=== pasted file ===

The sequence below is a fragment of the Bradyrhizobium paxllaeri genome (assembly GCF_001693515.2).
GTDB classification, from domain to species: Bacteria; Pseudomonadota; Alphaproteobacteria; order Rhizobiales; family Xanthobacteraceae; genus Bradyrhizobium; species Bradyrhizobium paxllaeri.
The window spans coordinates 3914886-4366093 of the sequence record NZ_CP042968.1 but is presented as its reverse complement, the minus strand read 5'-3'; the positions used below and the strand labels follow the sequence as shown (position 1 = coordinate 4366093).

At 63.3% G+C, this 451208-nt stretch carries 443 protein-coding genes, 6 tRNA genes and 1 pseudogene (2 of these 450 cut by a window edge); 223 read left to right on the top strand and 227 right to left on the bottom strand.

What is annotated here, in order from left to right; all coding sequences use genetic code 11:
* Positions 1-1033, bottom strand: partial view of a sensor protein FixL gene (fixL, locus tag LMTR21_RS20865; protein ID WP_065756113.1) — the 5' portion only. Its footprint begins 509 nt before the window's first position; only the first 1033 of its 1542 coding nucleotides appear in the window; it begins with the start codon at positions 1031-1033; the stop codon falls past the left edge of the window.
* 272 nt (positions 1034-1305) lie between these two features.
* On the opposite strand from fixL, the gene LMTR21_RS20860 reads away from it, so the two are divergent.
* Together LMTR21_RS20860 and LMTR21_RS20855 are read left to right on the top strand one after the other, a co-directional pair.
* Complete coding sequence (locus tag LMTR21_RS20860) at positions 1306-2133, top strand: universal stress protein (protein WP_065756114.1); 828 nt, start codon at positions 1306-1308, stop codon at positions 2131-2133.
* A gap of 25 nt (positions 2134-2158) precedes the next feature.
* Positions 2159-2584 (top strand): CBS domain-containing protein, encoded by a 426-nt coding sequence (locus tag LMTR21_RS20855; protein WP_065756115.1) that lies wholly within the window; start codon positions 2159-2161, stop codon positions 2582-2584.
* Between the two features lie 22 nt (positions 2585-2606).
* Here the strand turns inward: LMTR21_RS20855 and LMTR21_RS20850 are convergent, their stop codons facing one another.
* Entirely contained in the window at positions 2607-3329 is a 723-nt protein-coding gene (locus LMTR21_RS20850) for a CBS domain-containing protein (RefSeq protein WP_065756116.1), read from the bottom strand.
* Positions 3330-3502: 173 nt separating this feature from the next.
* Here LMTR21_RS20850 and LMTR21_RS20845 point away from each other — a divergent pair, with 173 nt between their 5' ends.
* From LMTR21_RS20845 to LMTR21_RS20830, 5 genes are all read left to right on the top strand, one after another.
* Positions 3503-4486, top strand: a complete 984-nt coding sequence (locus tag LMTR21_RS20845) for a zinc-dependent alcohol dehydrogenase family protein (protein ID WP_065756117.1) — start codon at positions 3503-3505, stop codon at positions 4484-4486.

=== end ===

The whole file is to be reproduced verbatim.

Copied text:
The sequence below is a fragment of the Bradyrhizobium paxllaeri genome (assembly GCF_001693515.2).
GTDB classification, from domain to species: Bacteria; Pseudomonadota; Alphaproteobacteria; order Rhizobiales; family Xanthobacteraceae; genus Bradyrhizobium; species Bradyrhizobium paxllaeri.
The window spans coordinates 3914886-4366093 of the sequence record NZ_CP042968.1 but is presented as its reverse complement, the minus strand read 5'-3'; the positions used below and the strand labels follow the sequence as shown (position 1 = coordinate 4366093).

At 63.3% G+C, this 451208-nt stretch carries 443 protein-coding genes, 6 tRNA genes and 1 pseudogene (2 of these 450 cut by a window edge); 223 read left to right on the top strand and 227 right to left on the bottom strand.

What is annotated here, in order from left to right; all coding sequences use genetic code 11:
* Positions 1-1033, bottom strand: partial view of a sensor protein FixL gene (fixL, locus tag LMTR21_RS20865; protein ID WP_065756113.1) — the 5' portion only. Its footprint begins 509 nt before the window's first position; only the first 1033 of its 1542 coding nucleotides appear in the window; it begins with the start codon at positions 1031-1033; the stop codon falls past the left edge of the window.
* 272 nt (positions 1034-1305) lie between these two features.
* On the opposite strand from fixL, the gene LMTR21_RS20860 reads away from it, so the two are divergent.
* Together LMTR21_RS20860 and LMTR21_RS20855 are read left to right on the top strand one after the other, a co-directional pair.
* Complete coding sequence (locus tag LMTR21_RS20860) at positions 1306-2133, top strand: universal stress protein (protein WP_065756114.1); 828 nt, start codon at positions 1306-1308, stop codon at positions 2131-2133.
* A gap of 25 nt (positions 2134-2158) precedes the next feature.
* Positions 2159-2584 (top strand): CBS domain-containing protein, encoded by a 426-nt coding sequence (locus tag LMTR21_RS20855; protein WP_065756115.1) that lies wholly within the window; start codon positions 2159-2161, stop codon positions 2582-2584.
* Between the two features lie 22 nt (positions 2585-2606).
* Here the strand turns inward: LMTR21_RS20855 and LMTR21_RS20850 are convergent, their stop codons facing one another.
* Entirely contained in the window at positions 2607-3329 is a 723-nt protein-coding gene (locus LMTR21_RS20850) for a CBS domain-containing protein (RefSeq protein WP_065756116.1), read from the bottom strand.
* Positions 3330-3502: 173 nt separating this feature from the next.
* Here LMTR21_RS20850 and LMTR21_RS20845 point away from each other — a divergent pair, with 173 nt between their 5' ends.
* From LMTR21_RS20845 to LMTR21_RS20830, 5 genes are all read left to right on the top strand, one after another.
* Positions 3503-4486, top strand: a complete 984-nt coding sequence (locus tag LMTR21_RS20845) for a zinc-dependent alcohol dehydrogenase family protein (protein ID WP_065756117.1) — start codon at positions 3503-3505, stop codon at positions 4484-4486.